LIKE thousands of young men called up for the First World War, Walter Haywood died a long way from home. Born in Worcester, he took his last breath in a field hospital near Dar es Salaam on November 8, 1917, after suffering acute dysentery. He never reached the front line.

However, Walter left behind his remarkable war diary, which is among a treasure trove of war memorabilia already handed in to the Worcestershire War One Hundred team as part of its project to catalogue and remember the First World War.

Run by Worcestershire Archives Service and based in The Hive, Worcester, Worcestershire War One Hundred is the largest programme outside London completely dedicated to commemorating the 1914-18 conflict and for the next four years it will be asking local people to come forward with any family memories and artefacts of the time they have.

Dr Adrian Gregson, policy and collection manager of Worcestershire Archive and Archaeology Service, said: “It is fascinating and often very moving to hear the stories of Worcestershire residents about the impact the First World War had on the people of Worcestershire both on the home front and front line. We hope people across the county take the opportunity to visit as many of the events planned for the next four years as possible, Worcestershire World War One is a real opportunity to understand and appreciate the impact the First World War had on our own communities.”

After reading about the launch of the project last month in the Worcester News, Pam Horsfield, who now lives in Alvechurch, but was born in Worcester, contacted the team with a diary belonging to her grandfather Walter Henry Haywood, who was born on May 11, 1890. The little notebook tells the story of his training after being enlisted into the Royal Engineers in 1917 and leaving his family at Shrub Hill Station Worcester through his journey to German East Africa, where he died in November 1917 from dysentery.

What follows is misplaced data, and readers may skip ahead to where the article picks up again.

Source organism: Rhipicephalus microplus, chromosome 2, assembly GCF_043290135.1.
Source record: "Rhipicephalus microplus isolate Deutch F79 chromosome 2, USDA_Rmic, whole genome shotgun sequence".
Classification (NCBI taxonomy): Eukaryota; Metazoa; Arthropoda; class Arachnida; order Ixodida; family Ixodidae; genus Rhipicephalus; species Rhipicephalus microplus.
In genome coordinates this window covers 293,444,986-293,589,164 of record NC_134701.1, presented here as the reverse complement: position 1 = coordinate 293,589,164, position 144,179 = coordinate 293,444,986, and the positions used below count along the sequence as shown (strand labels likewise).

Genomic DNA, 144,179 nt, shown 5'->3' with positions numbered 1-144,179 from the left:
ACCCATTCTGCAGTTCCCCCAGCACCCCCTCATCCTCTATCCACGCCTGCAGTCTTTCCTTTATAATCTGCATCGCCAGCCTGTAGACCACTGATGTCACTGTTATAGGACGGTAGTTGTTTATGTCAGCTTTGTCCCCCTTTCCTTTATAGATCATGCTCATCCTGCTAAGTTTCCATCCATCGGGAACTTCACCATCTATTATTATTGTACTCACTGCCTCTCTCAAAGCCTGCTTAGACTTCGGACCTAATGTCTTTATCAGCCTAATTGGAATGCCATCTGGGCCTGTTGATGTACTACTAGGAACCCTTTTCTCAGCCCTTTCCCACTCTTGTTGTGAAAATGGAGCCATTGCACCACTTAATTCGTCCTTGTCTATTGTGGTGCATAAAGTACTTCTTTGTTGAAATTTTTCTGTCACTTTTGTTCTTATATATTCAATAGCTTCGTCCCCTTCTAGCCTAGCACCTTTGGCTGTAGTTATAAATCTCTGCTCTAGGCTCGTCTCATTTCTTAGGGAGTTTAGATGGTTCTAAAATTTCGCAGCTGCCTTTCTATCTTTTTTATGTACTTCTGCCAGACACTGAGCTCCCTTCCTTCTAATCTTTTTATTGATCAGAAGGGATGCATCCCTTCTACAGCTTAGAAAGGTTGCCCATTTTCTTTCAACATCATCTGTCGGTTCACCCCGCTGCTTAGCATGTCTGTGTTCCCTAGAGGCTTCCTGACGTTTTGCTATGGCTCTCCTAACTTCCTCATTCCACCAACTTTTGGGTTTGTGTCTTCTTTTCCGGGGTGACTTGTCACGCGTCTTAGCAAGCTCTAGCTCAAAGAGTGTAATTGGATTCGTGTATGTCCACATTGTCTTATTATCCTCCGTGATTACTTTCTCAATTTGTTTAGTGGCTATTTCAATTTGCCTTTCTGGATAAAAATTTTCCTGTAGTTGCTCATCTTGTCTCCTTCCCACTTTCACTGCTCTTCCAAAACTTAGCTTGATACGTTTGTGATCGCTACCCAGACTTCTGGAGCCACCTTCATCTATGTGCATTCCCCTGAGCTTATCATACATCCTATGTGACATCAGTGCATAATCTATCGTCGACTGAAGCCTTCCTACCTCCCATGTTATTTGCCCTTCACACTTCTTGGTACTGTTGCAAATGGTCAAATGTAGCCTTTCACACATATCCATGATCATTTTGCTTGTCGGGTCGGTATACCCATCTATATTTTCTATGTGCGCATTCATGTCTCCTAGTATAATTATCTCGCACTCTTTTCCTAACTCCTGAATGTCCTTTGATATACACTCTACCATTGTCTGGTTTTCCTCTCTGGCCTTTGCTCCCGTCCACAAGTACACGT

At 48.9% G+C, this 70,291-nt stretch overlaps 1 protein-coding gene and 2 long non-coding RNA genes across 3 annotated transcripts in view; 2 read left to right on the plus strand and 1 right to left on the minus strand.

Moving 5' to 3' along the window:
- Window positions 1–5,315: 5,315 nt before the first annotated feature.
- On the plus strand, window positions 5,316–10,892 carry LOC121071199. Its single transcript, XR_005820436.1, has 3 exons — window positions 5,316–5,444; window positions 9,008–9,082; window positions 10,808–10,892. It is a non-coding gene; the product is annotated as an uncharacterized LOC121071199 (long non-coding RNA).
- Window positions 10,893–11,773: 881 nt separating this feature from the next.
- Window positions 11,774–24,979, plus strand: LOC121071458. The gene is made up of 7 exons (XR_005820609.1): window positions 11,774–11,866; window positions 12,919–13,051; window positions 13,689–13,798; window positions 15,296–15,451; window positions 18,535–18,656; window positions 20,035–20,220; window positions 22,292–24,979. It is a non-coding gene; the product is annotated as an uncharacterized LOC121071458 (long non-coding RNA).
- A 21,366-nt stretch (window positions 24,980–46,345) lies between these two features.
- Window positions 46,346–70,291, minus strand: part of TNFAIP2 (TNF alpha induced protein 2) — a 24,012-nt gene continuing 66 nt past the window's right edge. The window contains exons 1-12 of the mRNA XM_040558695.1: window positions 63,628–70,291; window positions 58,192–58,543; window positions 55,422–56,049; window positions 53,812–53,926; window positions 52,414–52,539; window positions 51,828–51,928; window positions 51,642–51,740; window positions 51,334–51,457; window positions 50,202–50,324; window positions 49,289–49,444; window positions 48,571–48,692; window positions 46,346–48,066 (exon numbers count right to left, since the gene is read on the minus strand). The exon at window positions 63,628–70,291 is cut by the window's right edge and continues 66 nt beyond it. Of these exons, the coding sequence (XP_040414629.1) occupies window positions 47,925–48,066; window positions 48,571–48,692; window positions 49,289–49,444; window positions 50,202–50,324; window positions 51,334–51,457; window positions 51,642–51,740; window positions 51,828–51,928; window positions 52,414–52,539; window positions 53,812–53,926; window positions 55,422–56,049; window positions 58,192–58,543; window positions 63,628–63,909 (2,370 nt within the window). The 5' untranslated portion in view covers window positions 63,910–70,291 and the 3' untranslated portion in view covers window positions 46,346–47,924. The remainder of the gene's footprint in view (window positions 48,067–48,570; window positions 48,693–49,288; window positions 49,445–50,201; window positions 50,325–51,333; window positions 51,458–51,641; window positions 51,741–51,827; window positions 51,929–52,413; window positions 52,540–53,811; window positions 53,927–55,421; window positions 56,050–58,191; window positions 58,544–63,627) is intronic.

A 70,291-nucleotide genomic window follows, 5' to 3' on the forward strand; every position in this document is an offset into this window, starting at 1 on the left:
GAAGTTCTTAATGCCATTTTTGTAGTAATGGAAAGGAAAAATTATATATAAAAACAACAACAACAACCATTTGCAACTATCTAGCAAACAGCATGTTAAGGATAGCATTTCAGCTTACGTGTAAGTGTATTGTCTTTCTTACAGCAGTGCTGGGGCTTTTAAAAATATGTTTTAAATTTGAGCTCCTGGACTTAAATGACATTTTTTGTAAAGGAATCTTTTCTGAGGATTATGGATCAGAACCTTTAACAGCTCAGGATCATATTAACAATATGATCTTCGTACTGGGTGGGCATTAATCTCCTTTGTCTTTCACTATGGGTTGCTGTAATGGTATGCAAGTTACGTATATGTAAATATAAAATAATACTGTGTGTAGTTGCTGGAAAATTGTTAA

"Walter's diary gives details of the conditions on board ship, his travelling companions and the differences between the conditions suffered by the lower ranks compared with the officers, " said Mrs Horsfield. "It describes life in various ports they called in to, such as Capetown, Durban and Dar es Salaam. For a man who rarely went farther than Worcester, this must have been extraordinary.

"Researching and compiling our family history has been emotional and rewarding. Almost a hundred years later it is still a moving experience, an honour and a pleasure, to visit the war memorials in Worcester in St Martin's church in London Road and the Guildhall that bear Walter’s name. We hope that through sharing his diary with the Worcestershire World War One Hundred team we can show how our family is part of Worcestershire’s regimental history as well as share information on what it was like to be a soldier through the words of Walter himself."

She took Walter's original diary, postcards and photographs to the Worcestershire World War One Hundred team. Worcestershire Archives has now digitised them for access and long-term preservation and for inclusion in the People’s Collection, which will be made up of the stories and artefacts loaned or donated by residents of Worcestershire. It will open to the public during the commemorations and run until 2018 at The Hive. Walter’s diary and life story are also being used in Dar es Salaam as part of the city's commemorations.

The People’s Collection and the county wide call for memorabilia from the First World War War is one part of the Worcestershire World War One Hundred project, funded through Heritage Lottery Fund and one of the largest programmes of events in England commemorating the war. It will involve many local cultural and heritage organisations with exhibitions, parades, concerts, church services, remembrance events and much more taking place across Worcestershire from now through to 2018 and beyond. For the full programme, and details on up-coming events or to find out how you can donate or loan your WW1 artefacts visit: or follow @WW1Worcs.